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India Markets Face These Headwinds

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Updated

Macro headwinds

Indian equity markets have reached an all-time high. Leading ADRs ICICI Bank (IBN), HDFC Bank (HDB, Infosys (INFY), and Wipro (WIT) have gained 11.4%, 11.3%, 17.1%, and 5.5%, respectively, in 2019 based on yesterday’s closing prices. The Indian currency was weak at the beginning of the year. However, it changed course in March and appreciated against the US dollar. A stronger currency is negative for India’s information technology sector, as leading companies get most of their revenues from overseas markets.

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Election uncertainty

The key driver behind the rise in Indian markets this year has been expectations that the current Narendra Modi led government will be voted back to power this year. Having said that, following pollsters could be risky. After all, pollsters never saw Brexit coming, nor did they expect Donald Trump to be elected as US president.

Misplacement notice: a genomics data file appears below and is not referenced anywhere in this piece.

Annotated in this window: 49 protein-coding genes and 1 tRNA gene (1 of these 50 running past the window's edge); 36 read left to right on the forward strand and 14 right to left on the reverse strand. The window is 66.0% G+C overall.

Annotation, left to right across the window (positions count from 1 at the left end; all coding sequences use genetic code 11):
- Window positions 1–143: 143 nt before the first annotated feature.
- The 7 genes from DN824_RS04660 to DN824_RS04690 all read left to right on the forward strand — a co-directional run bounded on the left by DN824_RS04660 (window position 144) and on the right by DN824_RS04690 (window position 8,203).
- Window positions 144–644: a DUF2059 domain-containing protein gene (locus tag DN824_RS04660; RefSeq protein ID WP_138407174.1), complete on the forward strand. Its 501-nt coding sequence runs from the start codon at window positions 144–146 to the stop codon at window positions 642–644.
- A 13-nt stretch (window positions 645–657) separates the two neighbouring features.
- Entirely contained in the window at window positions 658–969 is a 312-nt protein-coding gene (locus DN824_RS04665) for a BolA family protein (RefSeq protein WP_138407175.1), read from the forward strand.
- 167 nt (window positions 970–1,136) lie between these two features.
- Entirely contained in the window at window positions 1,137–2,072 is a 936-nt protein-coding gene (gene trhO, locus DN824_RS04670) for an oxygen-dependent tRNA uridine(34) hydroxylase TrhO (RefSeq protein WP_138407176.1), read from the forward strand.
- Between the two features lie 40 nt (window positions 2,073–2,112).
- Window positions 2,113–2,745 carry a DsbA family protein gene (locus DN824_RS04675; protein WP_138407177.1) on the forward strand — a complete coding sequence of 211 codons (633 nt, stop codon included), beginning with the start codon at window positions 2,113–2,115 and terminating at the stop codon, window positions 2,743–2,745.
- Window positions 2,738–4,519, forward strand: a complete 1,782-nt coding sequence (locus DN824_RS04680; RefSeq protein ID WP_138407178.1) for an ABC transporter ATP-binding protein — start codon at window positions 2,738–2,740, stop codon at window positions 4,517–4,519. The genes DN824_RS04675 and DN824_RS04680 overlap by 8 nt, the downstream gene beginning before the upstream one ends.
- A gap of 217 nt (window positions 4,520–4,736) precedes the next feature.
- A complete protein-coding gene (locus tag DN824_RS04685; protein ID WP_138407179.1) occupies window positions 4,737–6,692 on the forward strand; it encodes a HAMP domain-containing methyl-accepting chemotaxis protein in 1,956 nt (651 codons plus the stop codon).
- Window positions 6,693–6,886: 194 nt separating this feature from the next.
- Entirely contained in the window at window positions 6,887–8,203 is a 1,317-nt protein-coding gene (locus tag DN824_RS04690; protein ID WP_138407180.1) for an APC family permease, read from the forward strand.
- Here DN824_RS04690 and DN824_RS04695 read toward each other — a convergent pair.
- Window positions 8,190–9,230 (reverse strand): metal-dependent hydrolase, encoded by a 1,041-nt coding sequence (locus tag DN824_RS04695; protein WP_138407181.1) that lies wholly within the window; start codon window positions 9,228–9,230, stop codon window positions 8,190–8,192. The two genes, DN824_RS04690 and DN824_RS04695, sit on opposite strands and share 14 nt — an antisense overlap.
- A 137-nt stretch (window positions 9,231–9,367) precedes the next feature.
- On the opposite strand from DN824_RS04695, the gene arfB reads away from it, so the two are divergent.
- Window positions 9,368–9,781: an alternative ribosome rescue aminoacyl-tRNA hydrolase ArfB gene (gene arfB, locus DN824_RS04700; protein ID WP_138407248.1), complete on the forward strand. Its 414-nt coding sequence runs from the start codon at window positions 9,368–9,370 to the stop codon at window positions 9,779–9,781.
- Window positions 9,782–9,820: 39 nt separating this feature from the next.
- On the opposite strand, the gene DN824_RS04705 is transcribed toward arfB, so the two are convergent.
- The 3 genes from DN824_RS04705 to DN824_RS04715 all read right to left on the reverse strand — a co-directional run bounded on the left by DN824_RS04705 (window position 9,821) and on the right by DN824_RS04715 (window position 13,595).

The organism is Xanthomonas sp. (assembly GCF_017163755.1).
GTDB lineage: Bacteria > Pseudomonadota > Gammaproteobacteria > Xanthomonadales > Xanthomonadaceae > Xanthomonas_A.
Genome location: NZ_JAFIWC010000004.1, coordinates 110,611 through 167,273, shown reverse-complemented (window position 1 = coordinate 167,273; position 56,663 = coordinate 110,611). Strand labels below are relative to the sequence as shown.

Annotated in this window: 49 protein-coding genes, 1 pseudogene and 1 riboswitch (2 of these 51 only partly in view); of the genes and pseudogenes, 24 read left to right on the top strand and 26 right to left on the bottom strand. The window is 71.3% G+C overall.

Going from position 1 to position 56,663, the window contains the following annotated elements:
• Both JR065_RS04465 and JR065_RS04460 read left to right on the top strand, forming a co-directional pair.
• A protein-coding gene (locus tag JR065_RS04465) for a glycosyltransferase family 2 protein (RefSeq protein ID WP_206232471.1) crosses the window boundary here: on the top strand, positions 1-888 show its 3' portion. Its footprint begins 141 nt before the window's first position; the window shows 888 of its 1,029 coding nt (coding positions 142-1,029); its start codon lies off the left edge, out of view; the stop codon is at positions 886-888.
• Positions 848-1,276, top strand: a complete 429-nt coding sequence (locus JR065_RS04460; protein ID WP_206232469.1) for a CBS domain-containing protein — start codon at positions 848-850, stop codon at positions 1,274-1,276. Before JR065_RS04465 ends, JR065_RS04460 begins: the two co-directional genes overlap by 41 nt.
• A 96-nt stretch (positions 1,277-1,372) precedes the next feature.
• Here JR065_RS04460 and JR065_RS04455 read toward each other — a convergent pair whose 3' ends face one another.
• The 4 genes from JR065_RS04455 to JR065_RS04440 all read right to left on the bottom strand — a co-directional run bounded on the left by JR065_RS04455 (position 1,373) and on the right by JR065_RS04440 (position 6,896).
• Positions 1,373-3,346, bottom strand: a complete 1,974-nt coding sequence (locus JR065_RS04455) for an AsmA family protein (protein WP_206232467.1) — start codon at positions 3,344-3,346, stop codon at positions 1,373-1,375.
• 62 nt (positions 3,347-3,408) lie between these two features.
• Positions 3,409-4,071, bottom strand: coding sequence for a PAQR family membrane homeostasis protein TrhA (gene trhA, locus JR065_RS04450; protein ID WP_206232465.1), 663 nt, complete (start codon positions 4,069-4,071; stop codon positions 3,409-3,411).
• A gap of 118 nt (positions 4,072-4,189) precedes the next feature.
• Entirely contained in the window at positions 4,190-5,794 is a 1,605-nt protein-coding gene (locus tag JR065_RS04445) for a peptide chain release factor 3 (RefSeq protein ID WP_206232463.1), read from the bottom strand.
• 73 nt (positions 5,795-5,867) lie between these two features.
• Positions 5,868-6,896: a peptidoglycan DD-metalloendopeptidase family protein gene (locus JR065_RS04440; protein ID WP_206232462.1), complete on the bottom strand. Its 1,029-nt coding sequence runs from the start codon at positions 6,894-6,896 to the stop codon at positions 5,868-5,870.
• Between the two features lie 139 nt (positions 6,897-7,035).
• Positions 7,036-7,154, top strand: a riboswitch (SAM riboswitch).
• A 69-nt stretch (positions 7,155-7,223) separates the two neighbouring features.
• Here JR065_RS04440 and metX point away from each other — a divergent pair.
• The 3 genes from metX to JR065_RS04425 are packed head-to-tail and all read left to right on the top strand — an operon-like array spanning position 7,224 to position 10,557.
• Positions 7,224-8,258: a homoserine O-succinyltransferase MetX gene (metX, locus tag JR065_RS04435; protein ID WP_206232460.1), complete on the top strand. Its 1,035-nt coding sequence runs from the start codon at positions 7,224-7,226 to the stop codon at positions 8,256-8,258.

Secondly, from a macro perspective, Indian markets continue to show weakness. The Indian government missed its direct tax collection target in the last fiscal year, which ended on March 31. The current uptrend in equities has been fueled by higher inflows from foreign investors who seem to be expecting that pollsters would be right about election results.

Energy prices

Energy prices have risen to multi-month highs that complicate the situation for India (EPI) (INDA). The country relies on imports for most of its crude oil needs and would face difficulty in passing on higher prices to consumers amid the upcoming elections. The country’s fiscal deficit, which is already high, could rise further if energy prices stay strong.

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